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Work
Occupation
Researcher @ CSIRO
Skills
Rural and forest landscapes / Biocultural diversity / Biodiversity / Ecosystem Services / Livelihoods / Governance / Mathematics / Nested dynamic systems / Decision-Aid & Decision-Making / Optimization problems / Multiple objectives / multiple stakeholders / Multiple constraints
Employment
  • CSIRO (Brisbane, Australia)
    Researcher, 2013 - present
    Flagship: Land & Water (Dr Paul Hardisty) / Program: Ecological Knowledge & Services (Dr Ian Cresswell) / Group: Biodiversity Planning (Dr Dan Metcalfe) / Team: Conservation Decisions (Dr Iadine Chades)
  • CSIRO (Brisbane, Australia)
    OCE Postoctoral fellow, 2010 - 2013
    Division: Ecosystem Sciences (Dr Mark Londsdale) / Program: Ecology (Dr Dan Metcalfe) / Group: Conservation Ecology (Dr Chris Pavey) / Team: Conservation Decisions (Dr Tara Martin)
  • CSIRO (Brisbane, Australia)
    Postdoctoral fellow, 2007 - 2010
    Division: Entomology (Dr Mark Londsdale) / Team: Tropical Weeds (Dr Rieks van Klinken)
  • CNRS (Rennes, France)
    Research associate, 2007 - 2007
    UMR 6553 ECOBIO / Team: Landscape, climate change & biodiversity (Dr Francoise Burel)
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Currently
Brisbane (QLD, Australia)
Previously
Perroz-Gireg (BZH, Europe)
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Researcher @ CSIRO working on decision-aiding related to biodiversity, ecosystem services & biocultural diversity in Rural and Forest landscapes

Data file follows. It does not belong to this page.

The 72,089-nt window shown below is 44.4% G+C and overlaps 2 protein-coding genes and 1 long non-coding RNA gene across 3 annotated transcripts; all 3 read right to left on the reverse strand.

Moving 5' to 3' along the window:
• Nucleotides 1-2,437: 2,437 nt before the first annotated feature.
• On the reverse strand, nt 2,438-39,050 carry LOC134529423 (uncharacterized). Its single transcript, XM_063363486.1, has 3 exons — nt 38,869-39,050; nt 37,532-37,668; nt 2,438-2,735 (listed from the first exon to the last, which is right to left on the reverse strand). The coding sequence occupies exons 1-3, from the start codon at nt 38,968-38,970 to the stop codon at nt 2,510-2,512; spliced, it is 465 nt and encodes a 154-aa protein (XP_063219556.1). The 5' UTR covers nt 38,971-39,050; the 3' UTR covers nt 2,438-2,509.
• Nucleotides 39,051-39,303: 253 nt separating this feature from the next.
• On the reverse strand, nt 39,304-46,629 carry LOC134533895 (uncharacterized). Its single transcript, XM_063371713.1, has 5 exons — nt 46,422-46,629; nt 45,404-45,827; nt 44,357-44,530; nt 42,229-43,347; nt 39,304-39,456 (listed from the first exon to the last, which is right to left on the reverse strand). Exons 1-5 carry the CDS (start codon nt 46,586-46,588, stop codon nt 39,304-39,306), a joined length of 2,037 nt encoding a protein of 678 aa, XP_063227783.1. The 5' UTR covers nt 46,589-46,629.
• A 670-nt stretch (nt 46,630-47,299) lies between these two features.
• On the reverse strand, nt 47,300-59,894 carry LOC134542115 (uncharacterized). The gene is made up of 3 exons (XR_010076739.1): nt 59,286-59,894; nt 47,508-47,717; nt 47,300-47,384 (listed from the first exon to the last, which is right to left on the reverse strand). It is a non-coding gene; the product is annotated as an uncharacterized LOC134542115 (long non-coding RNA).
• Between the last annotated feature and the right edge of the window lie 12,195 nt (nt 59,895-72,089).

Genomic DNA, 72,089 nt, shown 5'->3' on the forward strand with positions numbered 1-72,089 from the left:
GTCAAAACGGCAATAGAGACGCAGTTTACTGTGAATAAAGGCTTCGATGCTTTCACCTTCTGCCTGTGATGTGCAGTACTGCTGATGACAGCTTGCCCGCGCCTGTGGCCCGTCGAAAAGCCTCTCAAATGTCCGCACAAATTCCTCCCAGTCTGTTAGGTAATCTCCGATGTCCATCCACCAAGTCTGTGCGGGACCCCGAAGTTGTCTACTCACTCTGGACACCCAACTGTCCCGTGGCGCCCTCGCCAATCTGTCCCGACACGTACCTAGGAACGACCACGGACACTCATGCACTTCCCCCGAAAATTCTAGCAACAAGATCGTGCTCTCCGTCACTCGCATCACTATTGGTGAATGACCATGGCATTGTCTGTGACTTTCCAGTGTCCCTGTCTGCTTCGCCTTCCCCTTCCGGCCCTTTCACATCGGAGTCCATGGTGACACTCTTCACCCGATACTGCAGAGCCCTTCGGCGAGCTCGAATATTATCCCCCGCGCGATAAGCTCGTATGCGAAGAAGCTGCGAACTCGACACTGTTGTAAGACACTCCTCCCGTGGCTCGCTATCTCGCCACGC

Introduction

I am a researcher working at CSIRO on the management of forest and rural landscapes. I am broadly interested in ways of integrating knowledge of the inextricable links between human and nature into decision aiding models. These models are intended to aid forest and rural stakeholders structuring their decisions when managing their biodiversity resources, ecosystem services and biocultural diversity heritages. Along those lines, my work is driven by three themes: 

- 1) Biodiversity & Ecosystem Services - I am first interested in understanding and finding strategies to best manage the links between biodiversity and ecosystem services. For this theme, I am developing ways of combining data (ecological, economic, behavioural, social and cultural data) with mechanistic models and computer decision support systems to understand and inform stakeholders how human decisions and their environment impact biological processes at different nested scales (habitat, landscape, region, continent) or levels of organizations (e.g., organism, population, community, ecosystem), to then scale-up and induce species co-existence, species extinctions (losers), species invasions (winners), and the provisioning of ecosystem services essential for human well-being. On this theme, I have many ongoing projects involving various collaborators from CSIRO and overseas.